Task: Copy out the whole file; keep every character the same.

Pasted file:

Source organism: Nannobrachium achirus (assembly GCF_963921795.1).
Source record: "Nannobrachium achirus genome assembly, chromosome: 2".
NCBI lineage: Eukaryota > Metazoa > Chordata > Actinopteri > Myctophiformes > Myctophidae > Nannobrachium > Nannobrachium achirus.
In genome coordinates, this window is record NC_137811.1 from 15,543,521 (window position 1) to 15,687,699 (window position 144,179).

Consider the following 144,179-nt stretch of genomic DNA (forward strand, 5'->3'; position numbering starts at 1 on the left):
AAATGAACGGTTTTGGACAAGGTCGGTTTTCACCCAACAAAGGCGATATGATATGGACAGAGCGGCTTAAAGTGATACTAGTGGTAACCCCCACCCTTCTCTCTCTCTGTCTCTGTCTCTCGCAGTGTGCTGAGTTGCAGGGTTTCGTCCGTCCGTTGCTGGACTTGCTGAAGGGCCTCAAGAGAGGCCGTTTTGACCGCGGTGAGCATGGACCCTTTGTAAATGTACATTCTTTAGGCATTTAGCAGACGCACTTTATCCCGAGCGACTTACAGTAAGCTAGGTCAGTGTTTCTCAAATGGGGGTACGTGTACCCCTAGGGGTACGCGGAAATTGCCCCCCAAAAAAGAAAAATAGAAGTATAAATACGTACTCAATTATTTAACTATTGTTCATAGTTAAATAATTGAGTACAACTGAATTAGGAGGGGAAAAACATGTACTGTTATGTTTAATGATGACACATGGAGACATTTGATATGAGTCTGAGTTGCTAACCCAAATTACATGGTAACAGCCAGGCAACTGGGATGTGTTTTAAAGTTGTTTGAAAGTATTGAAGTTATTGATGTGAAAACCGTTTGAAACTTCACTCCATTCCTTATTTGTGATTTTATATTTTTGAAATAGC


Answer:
Source organism: Nannobrachium achirus (assembly GCF_963921795.1).
Source record: "Nannobrachium achirus genome assembly, chromosome: 2".
NCBI lineage: Eukaryota > Metazoa > Chordata > Actinopteri > Myctophiformes > Myctophidae > Nannobrachium > Nannobrachium achirus.
In genome coordinates, this window is record NC_137811.1 from 15,543,521 (window position 1) to 15,687,699 (window position 144,179).

Consider the following 144,179-nt stretch of genomic DNA (forward strand, 5'->3'; position numbering starts at 1 on the left):
AAATGAACGGTTTTGGACAAGGTCGGTTTTCACCCAACAAAGGCGATATGATATGGACAGAGCGGCTTAAAGTGATACTAGTGGTAACCCCCACCCTTCTCTCTCTCTGTCTCTGTCTCTCGCAGTGTGCTGAGTTGCAGGGTTTCGTCCGTCCGTTGCTGGACTTGCTGAAGGGCCTCAAGAGAGGCCGTTTTGACCGCGGTGAGCATGGACCCTTTGTAAATGTACATTCTTTAGGCATTTAGCAGACGCACTTTATCCCGAGCGACTTACAGTAAGCTAGGTCAGTGTTTCTCAAATGGGGGTACGTGTACCCCTAGGGGTACGCGGAAATTGCCCCCCAAAAAAGAAAAATAGAAGTATAAATACGTACTCAATTATTTAACTATTGTTCATAGTTAAATAATTGAGTACAACTGAATTAGGAGGGGAAAAACATGTACTGTTATGTTTAATGATGACACATGGAGACATTTGATATGAGTCTGAGTTGCTAACCCAAATTACATGGTAACAGCCAGGCAACTGGGATGTGTTTTAAAGTTGTTTGAAAGTATTGAAGTTATTGATGTGAAAACCGTTTGAAACTTCACTCCATTCCTTATTTGTGATTTTATATTTTTGAAATAGC